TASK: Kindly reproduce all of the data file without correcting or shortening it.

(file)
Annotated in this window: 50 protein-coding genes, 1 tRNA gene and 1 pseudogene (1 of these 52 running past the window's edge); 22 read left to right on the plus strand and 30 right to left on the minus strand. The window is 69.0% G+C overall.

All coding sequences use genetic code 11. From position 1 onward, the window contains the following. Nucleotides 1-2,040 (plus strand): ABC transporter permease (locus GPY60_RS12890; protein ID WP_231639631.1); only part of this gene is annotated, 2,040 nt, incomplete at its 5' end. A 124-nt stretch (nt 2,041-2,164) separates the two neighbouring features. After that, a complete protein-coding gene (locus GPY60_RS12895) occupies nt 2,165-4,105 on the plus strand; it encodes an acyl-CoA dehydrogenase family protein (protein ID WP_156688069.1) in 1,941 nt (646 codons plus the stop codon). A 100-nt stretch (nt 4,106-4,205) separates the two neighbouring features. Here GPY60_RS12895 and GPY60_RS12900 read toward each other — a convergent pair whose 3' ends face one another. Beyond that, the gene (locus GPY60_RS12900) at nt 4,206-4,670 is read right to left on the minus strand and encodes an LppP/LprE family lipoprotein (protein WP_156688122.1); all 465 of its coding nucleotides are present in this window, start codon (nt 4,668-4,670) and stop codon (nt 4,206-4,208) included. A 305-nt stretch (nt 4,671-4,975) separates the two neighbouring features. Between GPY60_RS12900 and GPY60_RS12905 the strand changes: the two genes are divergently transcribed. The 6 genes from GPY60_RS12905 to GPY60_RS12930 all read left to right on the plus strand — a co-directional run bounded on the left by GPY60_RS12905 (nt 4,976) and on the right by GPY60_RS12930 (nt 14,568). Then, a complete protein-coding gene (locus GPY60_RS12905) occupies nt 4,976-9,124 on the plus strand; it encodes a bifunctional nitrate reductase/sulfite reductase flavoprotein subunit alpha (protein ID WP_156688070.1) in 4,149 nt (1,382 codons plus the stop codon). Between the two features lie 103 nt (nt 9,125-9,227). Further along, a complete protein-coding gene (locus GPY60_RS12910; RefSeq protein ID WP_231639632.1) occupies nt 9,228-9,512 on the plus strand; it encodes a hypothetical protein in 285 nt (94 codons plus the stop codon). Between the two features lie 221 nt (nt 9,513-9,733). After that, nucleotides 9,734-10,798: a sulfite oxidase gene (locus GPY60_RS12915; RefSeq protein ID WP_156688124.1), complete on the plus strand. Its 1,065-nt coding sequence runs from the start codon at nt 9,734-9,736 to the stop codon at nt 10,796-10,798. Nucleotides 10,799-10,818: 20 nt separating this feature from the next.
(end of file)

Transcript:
Annotated in this window: 50 protein-coding genes, 1 tRNA gene and 1 pseudogene (1 of these 52 running past the window's edge); 22 read left to right on the plus strand and 30 right to left on the minus strand. The window is 69.0% G+C overall.

All coding sequences use genetic code 11. From position 1 onward, the window contains the following. Nucleotides 1-2,040 (plus strand): ABC transporter permease (locus GPY60_RS12890; protein ID WP_231639631.1); only part of this gene is annotated, 2,040 nt, incomplete at its 5' end. A 124-nt stretch (nt 2,041-2,164) separates the two neighbouring features. After that, a complete protein-coding gene (locus GPY60_RS12895) occupies nt 2,165-4,105 on the plus strand; it encodes an acyl-CoA dehydrogenase family protein (protein ID WP_156688069.1) in 1,941 nt (646 codons plus the stop codon). A 100-nt stretch (nt 4,106-4,205) separates the two neighbouring features. Here GPY60_RS12895 and GPY60_RS12900 read toward each other — a convergent pair whose 3' ends face one another. Beyond that, the gene (locus GPY60_RS12900) at nt 4,206-4,670 is read right to left on the minus strand and encodes an LppP/LprE family lipoprotein (protein WP_156688122.1); all 465 of its coding nucleotides are present in this window, start codon (nt 4,668-4,670) and stop codon (nt 4,206-4,208) included. A 305-nt stretch (nt 4,671-4,975) separates the two neighbouring features. Between GPY60_RS12900 and GPY60_RS12905 the strand changes: the two genes are divergently transcribed. The 6 genes from GPY60_RS12905 to GPY60_RS12930 all read left to right on the plus strand — a co-directional run bounded on the left by GPY60_RS12905 (nt 4,976) and on the right by GPY60_RS12930 (nt 14,568). Then, a complete protein-coding gene (locus GPY60_RS12905) occupies nt 4,976-9,124 on the plus strand; it encodes a bifunctional nitrate reductase/sulfite reductase flavoprotein subunit alpha (protein ID WP_156688070.1) in 4,149 nt (1,382 codons plus the stop codon). Between the two features lie 103 nt (nt 9,125-9,227). Further along, a complete protein-coding gene (locus GPY60_RS12910; RefSeq protein ID WP_231639632.1) occupies nt 9,228-9,512 on the plus strand; it encodes a hypothetical protein in 285 nt (94 codons plus the stop codon). Between the two features lie 221 nt (nt 9,513-9,733). After that, nucleotides 9,734-10,798: a sulfite oxidase gene (locus GPY60_RS12915; RefSeq protein ID WP_156688124.1), complete on the plus strand. Its 1,065-nt coding sequence runs from the start codon at nt 9,734-9,736 to the stop codon at nt 10,796-10,798. Nucleotides 10,799-10,818: 20 nt separating this feature from the next.